It should be noted that the deposition of the carbon films is crucial for the entire process: Special sputtering techniques are required to reduce the stress in the deposited layers that otherwise would lead to fractured edges of the etched structures and to the formation of residues where the film ought to be removed. Without stress reducing processing, such effects occur at or above a carbon film thickness of 1 m. The deposition process developed at the Academy of Sciences in Bratislava currently guarantees stress-free deposition of 4 m thick carbon films; it is planned to extend the feasible carbon film thickness range to 10 m.

Acknowledgments

In addition to the Society for Microelectronics, the Ost-West-Fonds (project OWP 92) financially contributed to this work.

Project Information

Project Manager

Univ.-Doz. Dr. Karl Riedling

Institut für Allgemeine Elektrotechnik und Elektronik, TU Wien, A-1040 Vienna

Project Group

Last Name

First Name

Status

Remarks

Fallmann

Wolfgang

university professor

 

Riedling

Karl

associate professor

 

Schalko

Johannes

dissertation

partial GMe funding

Stangl

Günther

technician

 

Publications in Reviewed Journals

  1. D. Pum, G. Stangl, C. Sponer, K. Riedling, P. Hudek, W. Fallmann, U.B. Sleytr: "Patterning of Monolayers of Crystalline S-layer Proteins on a Silicon Surface by Deep Ultraviolet Radiation", Micro- and Nanoengineering 35, 1997, pp. 297 300.
  2. D. Pum, G. Stangl, C. Sponer, W. Fallmann, U.B. Sleytr: "Deep Ultraviolet Patterning of Monolayers of Crystalline S-layer Protein on Silicon Surfaces", Colloides and Surfaces B: Biointerfaces, in print.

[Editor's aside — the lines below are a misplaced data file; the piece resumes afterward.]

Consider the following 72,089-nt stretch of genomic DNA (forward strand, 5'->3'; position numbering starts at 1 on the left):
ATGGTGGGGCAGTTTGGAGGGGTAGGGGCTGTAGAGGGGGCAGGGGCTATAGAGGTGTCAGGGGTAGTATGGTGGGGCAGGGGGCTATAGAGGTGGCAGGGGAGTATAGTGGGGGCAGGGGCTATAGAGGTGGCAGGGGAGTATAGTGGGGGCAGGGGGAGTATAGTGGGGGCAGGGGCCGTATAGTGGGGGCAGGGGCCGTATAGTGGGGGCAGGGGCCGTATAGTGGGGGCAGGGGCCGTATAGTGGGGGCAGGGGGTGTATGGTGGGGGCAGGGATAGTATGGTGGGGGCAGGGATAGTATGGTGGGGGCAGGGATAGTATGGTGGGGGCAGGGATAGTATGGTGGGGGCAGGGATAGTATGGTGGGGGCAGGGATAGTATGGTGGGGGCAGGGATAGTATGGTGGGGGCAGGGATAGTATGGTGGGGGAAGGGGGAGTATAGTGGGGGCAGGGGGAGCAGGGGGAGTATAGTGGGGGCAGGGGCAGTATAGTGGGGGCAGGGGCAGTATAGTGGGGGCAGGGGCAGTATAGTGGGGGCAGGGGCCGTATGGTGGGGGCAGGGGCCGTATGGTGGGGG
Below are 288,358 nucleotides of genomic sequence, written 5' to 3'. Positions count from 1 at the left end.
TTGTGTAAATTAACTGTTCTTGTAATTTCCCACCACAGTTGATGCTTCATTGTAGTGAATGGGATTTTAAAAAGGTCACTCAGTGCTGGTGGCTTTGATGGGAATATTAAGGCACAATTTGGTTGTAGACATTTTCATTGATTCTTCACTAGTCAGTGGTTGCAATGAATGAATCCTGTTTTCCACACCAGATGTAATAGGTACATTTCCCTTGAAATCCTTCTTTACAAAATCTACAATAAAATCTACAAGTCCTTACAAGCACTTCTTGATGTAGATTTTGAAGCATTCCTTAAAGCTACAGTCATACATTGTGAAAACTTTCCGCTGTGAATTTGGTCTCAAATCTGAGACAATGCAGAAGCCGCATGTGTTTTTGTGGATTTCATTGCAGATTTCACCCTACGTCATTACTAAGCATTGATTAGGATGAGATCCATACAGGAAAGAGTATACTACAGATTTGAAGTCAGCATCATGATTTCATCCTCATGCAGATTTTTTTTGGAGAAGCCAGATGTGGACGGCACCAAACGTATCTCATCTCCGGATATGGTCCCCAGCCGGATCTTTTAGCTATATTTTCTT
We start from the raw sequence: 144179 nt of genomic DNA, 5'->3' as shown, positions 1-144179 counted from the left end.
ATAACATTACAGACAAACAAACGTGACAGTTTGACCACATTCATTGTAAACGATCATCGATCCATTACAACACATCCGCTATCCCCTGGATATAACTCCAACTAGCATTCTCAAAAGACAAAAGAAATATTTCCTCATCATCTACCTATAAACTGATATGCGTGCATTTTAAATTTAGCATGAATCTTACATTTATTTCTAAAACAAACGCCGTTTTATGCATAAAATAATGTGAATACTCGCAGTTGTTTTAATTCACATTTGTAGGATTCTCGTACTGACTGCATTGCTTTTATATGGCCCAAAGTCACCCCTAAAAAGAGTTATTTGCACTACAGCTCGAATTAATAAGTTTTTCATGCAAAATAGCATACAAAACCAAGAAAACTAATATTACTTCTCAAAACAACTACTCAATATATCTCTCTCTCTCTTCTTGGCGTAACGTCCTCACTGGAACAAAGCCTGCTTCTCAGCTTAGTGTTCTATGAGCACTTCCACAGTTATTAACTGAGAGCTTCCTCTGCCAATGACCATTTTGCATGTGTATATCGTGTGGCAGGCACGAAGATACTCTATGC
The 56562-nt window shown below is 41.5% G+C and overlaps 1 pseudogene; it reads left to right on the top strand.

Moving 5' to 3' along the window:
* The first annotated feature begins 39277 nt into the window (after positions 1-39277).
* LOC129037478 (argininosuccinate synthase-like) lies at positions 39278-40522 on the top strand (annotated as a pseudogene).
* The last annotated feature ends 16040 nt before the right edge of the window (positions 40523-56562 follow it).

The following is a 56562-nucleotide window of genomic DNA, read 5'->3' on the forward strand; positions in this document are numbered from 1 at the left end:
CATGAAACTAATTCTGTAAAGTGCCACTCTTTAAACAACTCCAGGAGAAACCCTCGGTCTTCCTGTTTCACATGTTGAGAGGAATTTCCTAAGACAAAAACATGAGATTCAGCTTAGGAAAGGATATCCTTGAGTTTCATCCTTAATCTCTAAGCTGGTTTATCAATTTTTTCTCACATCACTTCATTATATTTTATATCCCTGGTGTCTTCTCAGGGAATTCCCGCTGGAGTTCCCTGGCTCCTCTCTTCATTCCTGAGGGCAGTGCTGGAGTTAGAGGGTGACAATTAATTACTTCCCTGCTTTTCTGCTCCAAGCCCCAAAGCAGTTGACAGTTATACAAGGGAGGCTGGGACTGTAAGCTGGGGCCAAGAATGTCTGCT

3. P. Hudek, W. Rangelow, I. Kostic, G. Stangl, Z. Borkowicz, R. Linnemann, L. Hadjiiski, T. Gotszalk: "Submicro- and Nanometer Structure Fabrication Using Direct Electron-Beam Writing and Reactive Ion Etching", Electron Technology, 28, 4, 1996, pp. 251 258.

Presentations

  1. G. Stangl, D. Pum, C. Sponer, K. Riedling, W. Fallmann, P. Hudek, U.B. Sleytr: "Crystalline S-layer Protein as Resist Material on Silicon Surfaces, Patterned by DUV-Excimer-Laser-Radiation", ASDAM 96 (Advanced Semiconductor Devices and Microsystems), Smolenice Castle, Slovakia, October 1996.

Doctors Theses

  1. E. Cekan: "Ionen-Projektions-Lithographie: Aufbau, Anwendungstests und grundlegende Untersuchungen", TU Wien, 1996.

Cooperations

  1. Academy of Sciences, Bratislava: Dr. P. Hudek
  2. Fraunhofer Institut für Mikrostrukturierung, Berlin
  3. IMS Ionen Mikrofabrikations Systeme GmbH, Vienna: Dr. H. Löschner
  4. ÖFZS Seibersdorf: Prof. Dr. Rüdenauer
  5. Technics-Plasma, Munich
  6. Shipley
  7. DuPont, Frankfurt
  8. Kalle-Höchst, Frankfurt